[Editor’s Note: this is an update to an article originally published November 26 following the release of the Sandy Hook summary report.]
After Adam Lanza murdered his mother with a bolt-action .22 rifle as she lay in her bed, there was nothing to stop him from stealing her weapons and attacking Sandy Hook Elementary School. There is strong evidence, however, that an armed staffer could have ended Lanza’s rampage at the school after it began, potentially saving the lives of students and teachers.
To understand how an armed staffer could have saved lives, it is important to grasp the layout of Sandy Hook Elementary School, and the chronology of Lanza’s attack.
Here is a map the relevant quadrant of the school taken from the Sandy Hook summary report (PDF).
The fatalities at Sandy Hook elementary school took place in and around rooms 8, 9, and 10, which branch off from the hallway at the front of the school. Adam Lanza gained access to the school lobby by simply shooting his way through a plate glass window. He then turned left and began his attack.
Once inside the school, Lanza encountered Principal Dawn Hochsprung and school psychologist Mary Sherlach emerging from Conference Room 9, across from Room 10. He shot and killed both of them and wounded another staffer who was able to retreat back into the room and shut the door. Another staff member at the end of this hall was hit, and was able to retreat.
Lanza then moved into the main office, where the staff was in hiding, before proceeding to the classrooms (rooms 8 and 10) where he killed 20 children and four adults.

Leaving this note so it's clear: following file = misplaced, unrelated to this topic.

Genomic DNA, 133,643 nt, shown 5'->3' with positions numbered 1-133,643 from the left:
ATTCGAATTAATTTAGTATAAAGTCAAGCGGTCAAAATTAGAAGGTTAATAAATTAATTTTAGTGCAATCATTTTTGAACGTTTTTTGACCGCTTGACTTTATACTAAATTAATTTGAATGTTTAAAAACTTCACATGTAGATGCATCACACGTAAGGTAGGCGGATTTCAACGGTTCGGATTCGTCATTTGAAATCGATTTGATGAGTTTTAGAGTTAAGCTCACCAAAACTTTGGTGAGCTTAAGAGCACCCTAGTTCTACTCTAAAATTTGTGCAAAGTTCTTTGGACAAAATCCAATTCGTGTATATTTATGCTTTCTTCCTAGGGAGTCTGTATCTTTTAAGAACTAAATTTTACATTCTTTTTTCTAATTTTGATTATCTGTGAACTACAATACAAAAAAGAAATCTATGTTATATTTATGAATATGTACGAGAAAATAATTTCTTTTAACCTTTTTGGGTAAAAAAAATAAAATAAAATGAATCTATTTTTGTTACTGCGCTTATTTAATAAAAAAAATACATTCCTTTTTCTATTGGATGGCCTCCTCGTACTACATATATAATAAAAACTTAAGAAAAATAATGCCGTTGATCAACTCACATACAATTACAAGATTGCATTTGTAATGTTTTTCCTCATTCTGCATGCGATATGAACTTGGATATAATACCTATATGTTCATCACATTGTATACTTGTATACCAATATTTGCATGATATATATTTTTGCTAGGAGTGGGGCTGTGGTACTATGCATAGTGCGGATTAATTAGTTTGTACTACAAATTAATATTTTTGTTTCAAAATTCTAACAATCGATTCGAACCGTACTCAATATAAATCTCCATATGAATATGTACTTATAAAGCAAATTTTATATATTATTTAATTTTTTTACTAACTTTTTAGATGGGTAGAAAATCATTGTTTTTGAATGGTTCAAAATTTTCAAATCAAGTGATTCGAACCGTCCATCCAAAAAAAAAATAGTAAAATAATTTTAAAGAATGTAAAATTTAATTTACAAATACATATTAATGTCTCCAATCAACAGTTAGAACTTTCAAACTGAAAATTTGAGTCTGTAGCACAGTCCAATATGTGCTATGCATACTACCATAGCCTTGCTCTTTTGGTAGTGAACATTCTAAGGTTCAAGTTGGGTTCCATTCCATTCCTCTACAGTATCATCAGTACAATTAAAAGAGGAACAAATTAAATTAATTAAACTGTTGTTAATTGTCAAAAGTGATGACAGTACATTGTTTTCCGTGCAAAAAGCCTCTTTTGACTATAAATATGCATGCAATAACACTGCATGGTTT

It is during this movement from conference room to the main office to the two classrooms where he murdered most of his victims that evidence suggests that an armed staffer would have been able to interdict Lanza from behind.
From the summary report:
One staff member heard a loud crashing noise and ran toward the front lobby. As the staff member got closer, bullet holes could be seen and gun powder smelled. Realizing what was going on, the staff member immediately called 911, turned and went back down the hall from where the staff member had come. During the incident, while staying on the line with the 911 operator, this staff member sent other staff to their rooms or had them stay in their rooms and this staff member went about locking doors. The staff member remained in the hallway on the telephone with the 911 operator until the police arrived.
To have heard the “loud crashing noise,” this staffer could only have been coming from the main hallway which runs past the staff lounge and Conference Room 20. This staff member then called 911 and stayed on the line, while bravely helping secure classroom doors. In Sandy Hook Elementary, could only be locked with a key, and from the outside.
But what if instead of being armed with just a key and a telephone, this staffer had been armed and trained in the manner other school districts are now pursuing?
The staffer would have been coming from the main hallway behind Adam Lanza, who had hearing protection on,. Lanza would not likely have heard an armed staffer approaching from behind. Depending on precisely when an armed staffer came upon Lanza, he or she could have potentially downed him in time to save some or perhaps many of his victims.
Of course, Newtown Public Schools didn’t allow staffers to concealed carry to protect their students at the time of Lanza’s attack. Even now, this school district and many more around the nation are still resistant to the idea of armed faculty and staff, believing against all logic and evidence that the voodoo of “gun free zone” signs and zero tolerance policies against pictures and pastries and imaginary bows and arrows will somehow save lives.
It has been said—and sadly proven, time and again—that the only thing that stops a bad guy with a gun is a good guy with a gun.
Unfortunately, it appears that a lockstep progressive orthodoxy is more important to many public school administrators than the preservation of the young lives in their care.